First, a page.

The trial of a former Russian oil mogul for alleged drink-driving has been postponed again amid claims he will develop thrombosis if he flies back to NZ to appear in court.
Mikhail Khimich, whose wealth has reported to have been in the billions, is still entangled in court proceedings nearly three years after being stopped by police while driving in Auckland.
The 60-year-old faces a charge of refusing to undergo a blood specimen test and of failing to supply identifying particulars, namely a photograph and fingerprints, while in police custody after his arrest.
A trial was due to be held last November but was adjourned until May.
But at the May hearing, the court heard "medical complications" prevented Khimich from flying back from Russia to New Zealand.
Today, Khimich was again absent from his hearing in the Auckland District Court.
His lawyer John Clearwater said: "My client's in a pretty serious situation medically."
The court heard the former part-owner of Russian oil company Naftasib had a "risk of thrombosis" if he flew but his condition had improved.
Judge Andrea Manuel said if Khimich was fit to return to New Zealand he would stand trial or could appear via video link.
The case will next be called in December for a trial date to be set, with Khimich's attendance for that hearing excused.
The case against Khimich stemmed from a complaint from a member of the public about his driving along Tamaki Drive in September 2016, court documents obtained by the Herald show.
Police stopped him and asked him to turn off his engine and hand over his keys.
The constable who pulled Khimich over noted he had "glazed and bloodshot eyes", and Khimich told the officer he had been drinking rum, court documents read.
The officer's statement said: "Khimich's actions were clumsy, he opened the rear passenger's door into his own hand.
"I asked Khimich if he had been drinking at all. He gestured to me with his thumb and forefinger that he had drunk a little bit.
"While waiting for the road policing officer to arrive, Khimich said that he had been drinking rum in the city."
Khimich was then told to wait while another police officer brought a breath-testing device, which took about half an hour.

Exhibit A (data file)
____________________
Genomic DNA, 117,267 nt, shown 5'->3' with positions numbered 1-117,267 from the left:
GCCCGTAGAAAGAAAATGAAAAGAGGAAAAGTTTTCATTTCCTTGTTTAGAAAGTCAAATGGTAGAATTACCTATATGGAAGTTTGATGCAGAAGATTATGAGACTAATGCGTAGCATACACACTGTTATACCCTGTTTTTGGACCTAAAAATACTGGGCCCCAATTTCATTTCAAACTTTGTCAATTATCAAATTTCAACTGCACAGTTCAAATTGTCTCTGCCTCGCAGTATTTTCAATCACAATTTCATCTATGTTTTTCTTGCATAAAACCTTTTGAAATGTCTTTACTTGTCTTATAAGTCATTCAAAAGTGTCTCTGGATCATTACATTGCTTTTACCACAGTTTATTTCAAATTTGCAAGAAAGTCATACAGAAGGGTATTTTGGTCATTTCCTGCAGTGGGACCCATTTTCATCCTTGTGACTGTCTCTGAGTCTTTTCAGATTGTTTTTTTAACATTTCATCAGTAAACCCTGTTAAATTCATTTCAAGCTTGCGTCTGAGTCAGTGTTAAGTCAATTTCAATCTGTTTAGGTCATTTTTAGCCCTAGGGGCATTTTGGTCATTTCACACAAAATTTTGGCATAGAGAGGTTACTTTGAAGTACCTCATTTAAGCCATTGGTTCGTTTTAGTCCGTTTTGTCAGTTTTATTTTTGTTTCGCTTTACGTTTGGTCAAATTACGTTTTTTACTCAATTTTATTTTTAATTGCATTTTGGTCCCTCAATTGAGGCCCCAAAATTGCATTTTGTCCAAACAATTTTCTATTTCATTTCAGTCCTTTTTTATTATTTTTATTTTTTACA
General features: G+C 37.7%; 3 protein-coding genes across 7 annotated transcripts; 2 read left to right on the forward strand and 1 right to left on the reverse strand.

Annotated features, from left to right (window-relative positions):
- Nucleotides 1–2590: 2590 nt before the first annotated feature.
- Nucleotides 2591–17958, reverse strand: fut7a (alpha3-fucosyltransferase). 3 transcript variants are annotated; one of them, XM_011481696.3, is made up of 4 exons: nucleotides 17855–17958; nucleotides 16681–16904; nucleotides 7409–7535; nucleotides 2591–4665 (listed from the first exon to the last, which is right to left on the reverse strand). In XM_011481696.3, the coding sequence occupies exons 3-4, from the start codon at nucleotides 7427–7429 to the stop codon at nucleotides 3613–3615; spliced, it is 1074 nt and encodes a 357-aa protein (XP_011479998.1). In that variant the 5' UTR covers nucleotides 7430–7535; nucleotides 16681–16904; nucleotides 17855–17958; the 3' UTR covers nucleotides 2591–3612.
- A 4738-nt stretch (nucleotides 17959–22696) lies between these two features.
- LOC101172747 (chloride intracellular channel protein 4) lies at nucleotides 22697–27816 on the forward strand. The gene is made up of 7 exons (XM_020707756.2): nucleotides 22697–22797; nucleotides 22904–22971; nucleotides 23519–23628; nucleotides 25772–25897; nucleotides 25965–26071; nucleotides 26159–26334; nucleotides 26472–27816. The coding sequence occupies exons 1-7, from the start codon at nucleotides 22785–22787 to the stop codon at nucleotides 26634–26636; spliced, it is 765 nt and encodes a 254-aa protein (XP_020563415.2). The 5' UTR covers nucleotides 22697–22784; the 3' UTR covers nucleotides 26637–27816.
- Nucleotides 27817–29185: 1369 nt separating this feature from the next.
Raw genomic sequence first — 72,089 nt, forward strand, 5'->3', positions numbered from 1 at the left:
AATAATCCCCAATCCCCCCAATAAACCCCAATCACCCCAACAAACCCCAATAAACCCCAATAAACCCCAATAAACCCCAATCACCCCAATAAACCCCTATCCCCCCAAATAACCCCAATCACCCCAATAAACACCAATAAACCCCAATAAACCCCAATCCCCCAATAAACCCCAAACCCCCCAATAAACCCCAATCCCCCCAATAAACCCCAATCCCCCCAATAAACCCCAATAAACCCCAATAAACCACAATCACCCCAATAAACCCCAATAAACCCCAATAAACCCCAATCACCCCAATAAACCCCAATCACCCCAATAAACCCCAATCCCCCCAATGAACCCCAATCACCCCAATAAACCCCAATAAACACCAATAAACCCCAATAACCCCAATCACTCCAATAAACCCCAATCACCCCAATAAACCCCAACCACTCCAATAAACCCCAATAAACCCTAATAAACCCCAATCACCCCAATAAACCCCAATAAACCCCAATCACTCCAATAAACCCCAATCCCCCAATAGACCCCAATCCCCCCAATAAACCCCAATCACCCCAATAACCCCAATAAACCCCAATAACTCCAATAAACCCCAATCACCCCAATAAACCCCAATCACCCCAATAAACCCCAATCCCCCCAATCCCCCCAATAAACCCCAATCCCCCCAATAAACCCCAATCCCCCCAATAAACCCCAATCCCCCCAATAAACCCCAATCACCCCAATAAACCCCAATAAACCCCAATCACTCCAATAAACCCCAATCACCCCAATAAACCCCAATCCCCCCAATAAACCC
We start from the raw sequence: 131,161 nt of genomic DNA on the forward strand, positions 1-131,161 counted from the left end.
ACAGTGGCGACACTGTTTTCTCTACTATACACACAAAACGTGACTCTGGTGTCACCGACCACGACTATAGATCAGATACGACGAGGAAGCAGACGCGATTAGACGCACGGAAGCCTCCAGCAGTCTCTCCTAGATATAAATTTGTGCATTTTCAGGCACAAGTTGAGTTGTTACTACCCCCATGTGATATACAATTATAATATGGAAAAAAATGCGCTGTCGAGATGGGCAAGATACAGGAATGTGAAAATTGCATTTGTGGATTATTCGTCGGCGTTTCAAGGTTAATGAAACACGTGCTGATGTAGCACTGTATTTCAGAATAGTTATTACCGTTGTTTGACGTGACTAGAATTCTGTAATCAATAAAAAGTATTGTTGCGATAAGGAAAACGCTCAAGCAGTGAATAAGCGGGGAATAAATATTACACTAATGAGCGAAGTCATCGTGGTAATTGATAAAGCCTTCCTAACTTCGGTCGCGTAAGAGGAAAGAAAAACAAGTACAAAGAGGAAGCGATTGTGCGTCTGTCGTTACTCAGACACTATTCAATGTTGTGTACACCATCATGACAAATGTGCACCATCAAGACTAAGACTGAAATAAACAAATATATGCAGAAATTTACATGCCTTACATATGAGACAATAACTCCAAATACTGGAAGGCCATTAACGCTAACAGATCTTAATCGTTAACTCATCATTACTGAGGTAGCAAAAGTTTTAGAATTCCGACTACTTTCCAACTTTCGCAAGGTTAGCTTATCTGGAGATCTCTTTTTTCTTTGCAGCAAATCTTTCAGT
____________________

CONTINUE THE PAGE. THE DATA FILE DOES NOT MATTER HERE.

When the second officer arrived "Khimich stumbled over his own feet", police claimed.
The Russian businessman, who was a top executive for the Russian military supplier Naftasib when based in Moscow, had sought to have the case thrown out.
Last year on appeal he asked the High Court to rule on the admissibility of the evidence in his case.
He claimed there was no legality during the period he was detained and waiting for a breath-screening test, as police sought a testing device from another officer.
He further argued his alleged refusal to provide a blood specimen and identifying particulars should also be excluded as evidence.
Justice Mathew Downs, however, dismissed the challenge and ruled a judge-alone trial must proceed if Khimich maintains his not-guilty pleas.
Clearwater has said his client's potential defence to the charges would be his lack of proficiency with the English language, which meant he was unable to understand what police required of him.
Khimich gained New Zealand residency in 2013 and has been a generous benefactor to several sports and horse racing since arriving in the country in 2008.
He has also made headlines in recent years for his connection to the once popular and now failed Waiwera thermal resort north of Auckland.
The resort, which also includes a water bottling plant, was leased to Khimich but landowners cancelled the lease in October last year because of unpaid bills dating back two years.
Khimich's company had purchased the leasehold interest in the property in 2010.
He also helped fund Team New Zealand's 2013 America's Cup campaign in San Francisco and launched his premium vodka range at the Royal New Zealand Yacht Squadron in February 2012.